“There’s no one way to guarantee that you get a job in academia, but there’s a thousand ways to lose one. In this book, Karen Kelsky levels the playing field, providing practical insider knowledge to demystify the job market and help you improve the odds”. – David M. Perry, Director of Undergraduate Research, Dominican University

 

 

I’m so pleased with the accessible price of the book, and the speed of production.  It will be out August 4, 2015, just in time for the Fall 2015 job market.

Table of Contents. 

(About half of the book is material adapted from the blog, and half is new material.  Notice that the entire last section is devoted to the post-ac transition!)

Part I:  Dark Times in the Academy

Chapter One:  The End of an Era
Chapter Two:  Breaking Out of the Ivory Tower
Chapter Three: The Myths Grad Students Believe

Part II:  Getting Your Head in the Game

Chapter Four: The Tenure Track Job Search Explained
Chapter Five:  Stop Acting Like a Grad Student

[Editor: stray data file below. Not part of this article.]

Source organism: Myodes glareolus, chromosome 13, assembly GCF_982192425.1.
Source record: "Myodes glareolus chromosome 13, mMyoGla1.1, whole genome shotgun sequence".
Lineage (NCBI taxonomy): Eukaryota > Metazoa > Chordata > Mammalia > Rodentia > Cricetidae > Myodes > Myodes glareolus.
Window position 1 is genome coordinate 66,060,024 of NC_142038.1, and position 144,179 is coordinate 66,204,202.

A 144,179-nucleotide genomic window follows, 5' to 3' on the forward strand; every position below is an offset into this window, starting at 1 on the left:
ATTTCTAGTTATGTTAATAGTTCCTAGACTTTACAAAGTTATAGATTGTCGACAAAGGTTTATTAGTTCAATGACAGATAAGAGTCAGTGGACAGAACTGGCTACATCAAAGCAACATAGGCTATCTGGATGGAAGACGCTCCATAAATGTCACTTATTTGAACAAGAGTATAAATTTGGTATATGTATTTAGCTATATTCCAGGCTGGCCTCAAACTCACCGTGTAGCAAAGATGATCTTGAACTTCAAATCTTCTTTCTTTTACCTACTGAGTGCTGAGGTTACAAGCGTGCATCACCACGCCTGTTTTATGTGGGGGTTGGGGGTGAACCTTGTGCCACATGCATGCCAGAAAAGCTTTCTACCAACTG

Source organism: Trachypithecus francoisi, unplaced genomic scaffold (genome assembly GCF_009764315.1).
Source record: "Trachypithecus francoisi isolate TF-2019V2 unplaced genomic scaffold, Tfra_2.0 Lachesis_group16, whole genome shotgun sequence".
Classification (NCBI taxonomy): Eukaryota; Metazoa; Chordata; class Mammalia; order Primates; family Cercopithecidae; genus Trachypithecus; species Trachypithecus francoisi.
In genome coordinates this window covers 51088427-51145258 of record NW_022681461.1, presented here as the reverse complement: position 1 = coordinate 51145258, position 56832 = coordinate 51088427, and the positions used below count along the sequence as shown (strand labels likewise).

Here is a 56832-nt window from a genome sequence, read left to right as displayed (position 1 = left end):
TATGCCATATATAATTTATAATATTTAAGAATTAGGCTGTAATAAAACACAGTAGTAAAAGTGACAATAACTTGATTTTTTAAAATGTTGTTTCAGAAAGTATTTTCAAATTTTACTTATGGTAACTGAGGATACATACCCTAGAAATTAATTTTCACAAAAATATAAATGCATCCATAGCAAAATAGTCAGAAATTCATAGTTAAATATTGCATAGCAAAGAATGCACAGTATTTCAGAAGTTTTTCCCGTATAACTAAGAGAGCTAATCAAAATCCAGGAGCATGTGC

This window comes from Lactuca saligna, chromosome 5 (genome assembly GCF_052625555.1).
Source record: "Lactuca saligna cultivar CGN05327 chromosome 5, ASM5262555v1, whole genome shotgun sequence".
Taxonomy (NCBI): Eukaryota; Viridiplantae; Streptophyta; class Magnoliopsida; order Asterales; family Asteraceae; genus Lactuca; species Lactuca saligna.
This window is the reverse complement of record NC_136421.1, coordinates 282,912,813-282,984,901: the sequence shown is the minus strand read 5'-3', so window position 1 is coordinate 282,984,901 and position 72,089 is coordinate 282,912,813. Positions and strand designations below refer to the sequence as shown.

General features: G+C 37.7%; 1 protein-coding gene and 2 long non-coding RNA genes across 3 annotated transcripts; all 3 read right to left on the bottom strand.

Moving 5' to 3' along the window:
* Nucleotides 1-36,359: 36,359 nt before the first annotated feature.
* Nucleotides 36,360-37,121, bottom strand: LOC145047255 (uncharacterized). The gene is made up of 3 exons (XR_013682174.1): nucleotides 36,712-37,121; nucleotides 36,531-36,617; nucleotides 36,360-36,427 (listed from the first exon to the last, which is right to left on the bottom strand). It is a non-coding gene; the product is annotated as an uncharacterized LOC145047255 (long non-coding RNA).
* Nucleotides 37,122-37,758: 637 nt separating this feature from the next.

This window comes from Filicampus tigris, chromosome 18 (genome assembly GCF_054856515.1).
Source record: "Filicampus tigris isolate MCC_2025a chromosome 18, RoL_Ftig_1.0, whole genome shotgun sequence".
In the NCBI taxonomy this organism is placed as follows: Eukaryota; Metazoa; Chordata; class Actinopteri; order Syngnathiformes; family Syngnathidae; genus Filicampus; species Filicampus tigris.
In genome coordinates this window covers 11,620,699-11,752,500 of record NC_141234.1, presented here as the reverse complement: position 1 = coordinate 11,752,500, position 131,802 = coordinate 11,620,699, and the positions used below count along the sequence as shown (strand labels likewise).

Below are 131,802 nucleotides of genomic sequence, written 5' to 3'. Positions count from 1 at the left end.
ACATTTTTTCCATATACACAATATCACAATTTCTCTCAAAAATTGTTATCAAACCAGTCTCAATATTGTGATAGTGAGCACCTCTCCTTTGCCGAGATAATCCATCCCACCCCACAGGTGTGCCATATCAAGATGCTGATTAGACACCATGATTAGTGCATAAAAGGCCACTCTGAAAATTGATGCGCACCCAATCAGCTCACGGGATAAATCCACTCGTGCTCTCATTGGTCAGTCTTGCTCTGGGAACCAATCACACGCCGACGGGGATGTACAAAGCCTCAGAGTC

Chapter Six:  The Attributes of Successful Tenure Track Candidates
Chapter Seven:  Building a Competitive Record
Chapter Eight: Your Campaign Platform
Chapter Nine:  Why They Want to Reject You
Chapter Ten:  When To Go on the Market and How Long to Try
Chapter Eleven:  Where Are the Jobs? Institution Types and Ranks
Chapter Twelve:  Where to Find Reliable Advice
Chapter Thirteen: Why ‘Yourself’ Is The Last Person You Should Be

Part III:  The Nuts and Bolts of a Competitive Record    

Chapter Fourteen: Take Control of Your CV
Chapter Fifteen:  Getting Teaching Experience
Chapter Sixteen:  Publish This, Not That
Chapter Seventeen:  Why You Want and Need Grants